Seznamzpravy: Russian Embassy housed a troll farm, activity slowed after expulsions

Embassy denies allegations, saying disinformation has no place in the traditions of Russian diplomacy.

Raymond Johnston

Written by Raymond Johnston Published on 29.06.2021 15:31:00 (updated on 29.06.2021) Reading time: 3 minutes

Activity attributed to Russian internet trolls dropped significantly after some workers at the Russian Embassy in Prague were deported, according to a report by news server

The expulsion of 18 people Czech authorities described as officers of the Russian secret services occurred in April, after Prime Minister Andrej Babiš and Interior Minister Jan Hamáček said there was a reasonable suspicion that Russian agents were involved in fatal explosions at the ammunition depot in Vrbětice in 2014. The expulsions led to reciprocation from the Russian side, which expelled Czech embassy staff from Moscow.

Experts on disinformation and the Security Information Service (BIS) both said that activity of Russian trolls on the Czech Internet decreased significantly once the expulsions took place.

“We have similar knowledge; we know about the decline. At the moment, we are analyzing the exact reasons,” BIS spokesman Ladislav Šticha told Seznamzpravy.

Not only have the number of misinformation posts dropped, but the amount of “likes,” up votes, and similar responses has also dropped. These responses help to push the original misinformation post to the top of the list of comments.


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Russia has been accused of using brigades of people standing behind false identities called sock puppets and using automated programs called bots to flood internet forums and social media with comments that ultimately serve to advance Russia’s policy goals.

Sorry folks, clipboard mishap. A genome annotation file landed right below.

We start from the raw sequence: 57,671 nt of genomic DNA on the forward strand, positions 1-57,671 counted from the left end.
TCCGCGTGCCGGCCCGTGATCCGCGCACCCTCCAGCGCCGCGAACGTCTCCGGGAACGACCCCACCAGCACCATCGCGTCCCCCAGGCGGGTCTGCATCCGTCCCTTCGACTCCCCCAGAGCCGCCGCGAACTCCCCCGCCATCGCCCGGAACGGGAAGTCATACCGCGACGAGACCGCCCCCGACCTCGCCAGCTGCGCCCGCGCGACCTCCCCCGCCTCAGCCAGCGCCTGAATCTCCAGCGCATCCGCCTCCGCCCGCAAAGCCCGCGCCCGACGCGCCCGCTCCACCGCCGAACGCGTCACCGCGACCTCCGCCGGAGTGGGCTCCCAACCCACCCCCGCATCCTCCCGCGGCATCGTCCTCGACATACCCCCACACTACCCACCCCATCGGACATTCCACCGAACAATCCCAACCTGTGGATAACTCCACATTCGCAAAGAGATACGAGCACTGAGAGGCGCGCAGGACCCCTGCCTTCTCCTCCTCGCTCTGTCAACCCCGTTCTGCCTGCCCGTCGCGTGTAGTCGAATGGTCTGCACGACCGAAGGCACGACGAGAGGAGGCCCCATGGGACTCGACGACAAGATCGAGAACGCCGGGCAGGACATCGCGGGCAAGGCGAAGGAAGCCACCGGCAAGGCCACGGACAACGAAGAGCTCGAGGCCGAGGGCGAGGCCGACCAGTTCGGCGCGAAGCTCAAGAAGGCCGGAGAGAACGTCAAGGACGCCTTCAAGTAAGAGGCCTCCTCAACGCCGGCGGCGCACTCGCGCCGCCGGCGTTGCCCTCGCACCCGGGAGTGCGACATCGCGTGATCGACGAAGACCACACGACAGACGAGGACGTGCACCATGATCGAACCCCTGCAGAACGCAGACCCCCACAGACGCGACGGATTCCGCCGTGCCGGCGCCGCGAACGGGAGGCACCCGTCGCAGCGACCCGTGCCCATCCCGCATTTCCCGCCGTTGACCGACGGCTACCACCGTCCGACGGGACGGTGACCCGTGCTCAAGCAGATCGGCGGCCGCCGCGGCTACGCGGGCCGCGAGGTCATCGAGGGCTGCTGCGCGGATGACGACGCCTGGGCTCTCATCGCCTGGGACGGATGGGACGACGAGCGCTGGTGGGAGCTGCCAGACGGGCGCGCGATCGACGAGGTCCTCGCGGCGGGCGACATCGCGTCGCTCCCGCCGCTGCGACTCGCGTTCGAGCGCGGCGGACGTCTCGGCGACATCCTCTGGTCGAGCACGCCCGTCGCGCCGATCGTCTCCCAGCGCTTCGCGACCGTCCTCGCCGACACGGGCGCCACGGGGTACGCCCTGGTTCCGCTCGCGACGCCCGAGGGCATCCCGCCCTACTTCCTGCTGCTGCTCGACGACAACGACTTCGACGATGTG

A number of people working together to run bots and spread fake comments is called a troll farm. Activity from Russian troll farms can be identified by the structure of the messages, according to experts. The messages often follow a pattern of fitting in several pro-Russian talking points into a single post, for example, as if a quota has to be met.

The Czech Elves (Čeští elfové), a group that monitors trolling activity on the domestic discussion boards and social networks, first noticed the change.

"We have found a reduction in the number of social media contributions that we believe were being prepared by workers operating in the Czech Republic. … Russians are very likely to left the field sometime between April 19 and 26,” the Czech Elves wrote in a report.

They later updated the report though to remove the reference to Russia, saying it needed further analysis.

The dates, though, coincide with the departure of the 18 Russian diplomats on April 19.

BIS spokesman Šticha confirmed that the Czech Elves first made the connection. The decline in activity was also confirmed by experts from the firm Semantic Visions, which in part tracks misinformation misinformation. The level of trolling activity attributed to Russian sources on Czech soil has not yet risen back to its former levels.

The idea that a troll farm was directly at the embassy compound is being taken seriously by the BIS. “One of the possible variants is that the troll farm was right at the embassy. But we will see what the real reason is. We will also see if the activity is resumed from elsewhere,” Šticha said.

Seznamzpravy contacted the Embassy of the Russian Federation in Prague about the allegations.

"Employees of the Embassy of the Russian Federation in the Czech Republic have never dealt with and do not deal with the dissemination of disinformation. It does not belong to the traditions of Russian diplomacy,” embassy said in response.

The Russian Embassy compound is one of the largest of its type in the Czech Republic. It is located on the edge of Stromovka park in Prague 7, and contains a row of residential buildings in addition to the main embassy building. The city district has been attempting to get back the strip of land with the residential houses, claiming that its is being used illegally, but the Czech Foreign Ministry ruled the land was legally transferred in 1970.

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